Studies Show Impact of Age and Income on Tooth Loss



More information is available on tooth loss thanks to some new studies.

The International and American Associations for Dental Research published two studies regarding oral health and the inequalities involving low-income people and older people. The studies were published in the Journal of Dental Research.

The first study by Eduardo Barnebe and Wagner Mercedes looks at the relationship between income and tooth loss for almost 400,000 American adults. Many factors were taken into account.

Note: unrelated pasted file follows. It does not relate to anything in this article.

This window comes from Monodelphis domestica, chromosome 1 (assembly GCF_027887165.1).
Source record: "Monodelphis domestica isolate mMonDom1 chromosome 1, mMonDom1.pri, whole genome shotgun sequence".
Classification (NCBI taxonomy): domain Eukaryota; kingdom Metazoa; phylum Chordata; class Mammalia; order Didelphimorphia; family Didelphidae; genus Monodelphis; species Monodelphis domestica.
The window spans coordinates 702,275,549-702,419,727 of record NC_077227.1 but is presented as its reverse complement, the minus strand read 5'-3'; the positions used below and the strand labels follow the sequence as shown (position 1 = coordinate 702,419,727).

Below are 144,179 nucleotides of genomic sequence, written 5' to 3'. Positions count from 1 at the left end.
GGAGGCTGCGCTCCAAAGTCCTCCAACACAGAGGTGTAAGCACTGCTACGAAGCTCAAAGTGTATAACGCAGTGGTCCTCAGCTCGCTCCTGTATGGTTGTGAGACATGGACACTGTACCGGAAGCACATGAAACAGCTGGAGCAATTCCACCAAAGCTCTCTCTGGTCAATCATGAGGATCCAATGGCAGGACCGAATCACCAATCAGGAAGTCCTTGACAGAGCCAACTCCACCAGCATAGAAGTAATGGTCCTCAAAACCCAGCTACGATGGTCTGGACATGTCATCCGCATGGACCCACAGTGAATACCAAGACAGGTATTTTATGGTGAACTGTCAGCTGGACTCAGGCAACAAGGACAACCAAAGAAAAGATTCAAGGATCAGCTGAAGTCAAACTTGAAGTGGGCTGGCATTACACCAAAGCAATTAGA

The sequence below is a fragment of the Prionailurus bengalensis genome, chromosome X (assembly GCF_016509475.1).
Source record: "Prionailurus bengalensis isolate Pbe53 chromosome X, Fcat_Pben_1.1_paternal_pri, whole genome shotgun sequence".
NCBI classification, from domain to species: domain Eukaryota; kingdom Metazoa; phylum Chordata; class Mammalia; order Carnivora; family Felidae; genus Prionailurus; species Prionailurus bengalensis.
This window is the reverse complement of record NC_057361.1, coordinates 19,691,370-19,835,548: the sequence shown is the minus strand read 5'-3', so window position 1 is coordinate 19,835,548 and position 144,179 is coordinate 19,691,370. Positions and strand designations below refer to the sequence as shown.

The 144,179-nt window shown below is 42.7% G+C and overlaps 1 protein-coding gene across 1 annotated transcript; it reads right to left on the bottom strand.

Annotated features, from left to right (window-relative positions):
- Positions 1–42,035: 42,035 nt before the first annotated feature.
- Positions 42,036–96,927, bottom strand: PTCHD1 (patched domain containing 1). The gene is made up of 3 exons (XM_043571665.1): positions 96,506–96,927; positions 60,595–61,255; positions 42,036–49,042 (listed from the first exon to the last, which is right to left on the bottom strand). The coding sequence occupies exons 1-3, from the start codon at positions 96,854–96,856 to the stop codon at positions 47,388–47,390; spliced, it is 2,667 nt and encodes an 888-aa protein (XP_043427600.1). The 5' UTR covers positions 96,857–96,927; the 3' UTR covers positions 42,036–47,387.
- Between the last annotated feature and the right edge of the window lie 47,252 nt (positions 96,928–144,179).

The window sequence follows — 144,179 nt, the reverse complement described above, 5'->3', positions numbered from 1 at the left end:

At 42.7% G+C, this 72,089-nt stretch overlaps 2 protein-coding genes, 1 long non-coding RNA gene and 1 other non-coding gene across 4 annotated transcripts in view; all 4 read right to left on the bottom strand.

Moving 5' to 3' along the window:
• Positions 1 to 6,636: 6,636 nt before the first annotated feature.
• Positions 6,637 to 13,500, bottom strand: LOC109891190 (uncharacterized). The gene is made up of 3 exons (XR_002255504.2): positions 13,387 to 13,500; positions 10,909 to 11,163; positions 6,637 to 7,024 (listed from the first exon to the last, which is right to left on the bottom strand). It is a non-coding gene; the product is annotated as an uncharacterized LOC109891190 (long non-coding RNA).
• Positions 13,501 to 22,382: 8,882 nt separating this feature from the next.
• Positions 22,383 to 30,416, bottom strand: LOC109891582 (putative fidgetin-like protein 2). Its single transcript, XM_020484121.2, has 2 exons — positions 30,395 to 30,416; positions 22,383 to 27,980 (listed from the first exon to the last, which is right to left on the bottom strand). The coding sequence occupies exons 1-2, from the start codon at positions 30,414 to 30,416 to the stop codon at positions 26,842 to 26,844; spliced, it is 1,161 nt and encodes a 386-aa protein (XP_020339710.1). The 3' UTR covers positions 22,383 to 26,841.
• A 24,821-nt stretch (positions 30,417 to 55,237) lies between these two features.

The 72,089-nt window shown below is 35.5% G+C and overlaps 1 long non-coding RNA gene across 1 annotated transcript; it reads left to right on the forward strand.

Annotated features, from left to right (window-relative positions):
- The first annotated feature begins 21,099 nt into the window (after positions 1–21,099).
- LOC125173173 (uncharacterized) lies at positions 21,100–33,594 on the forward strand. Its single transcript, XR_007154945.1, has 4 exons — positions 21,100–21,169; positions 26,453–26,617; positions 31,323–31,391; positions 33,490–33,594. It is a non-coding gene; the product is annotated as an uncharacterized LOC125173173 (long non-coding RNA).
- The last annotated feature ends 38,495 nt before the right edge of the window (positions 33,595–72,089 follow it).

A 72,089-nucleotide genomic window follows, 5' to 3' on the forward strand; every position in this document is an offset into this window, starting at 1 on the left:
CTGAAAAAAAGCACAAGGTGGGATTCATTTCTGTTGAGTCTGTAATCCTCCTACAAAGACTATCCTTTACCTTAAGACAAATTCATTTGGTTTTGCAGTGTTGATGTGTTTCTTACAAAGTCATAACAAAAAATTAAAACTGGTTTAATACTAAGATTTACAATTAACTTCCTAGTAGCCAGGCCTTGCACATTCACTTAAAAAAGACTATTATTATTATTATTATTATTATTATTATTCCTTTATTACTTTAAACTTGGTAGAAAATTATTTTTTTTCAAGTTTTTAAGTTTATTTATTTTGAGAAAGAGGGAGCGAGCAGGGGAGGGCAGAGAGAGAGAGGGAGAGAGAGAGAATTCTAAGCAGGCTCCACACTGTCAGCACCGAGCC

When the Gini coefficient, a tool used to determine income, dropped by about 5 percent, the odds of reporting tooth loss were about 20 percent higher.

In Stefan Listl’s study, the goal was to show income-related inequalities in dental services among elder Europeans. The data compiled for the study wasn’t surprising. In almost all countries, a person’s income was proportional to the dental care he or she received.

The basic conclusion from both studies is that for lower-income people around the world, a lot of work is necessary for these people to receive the dental care they need.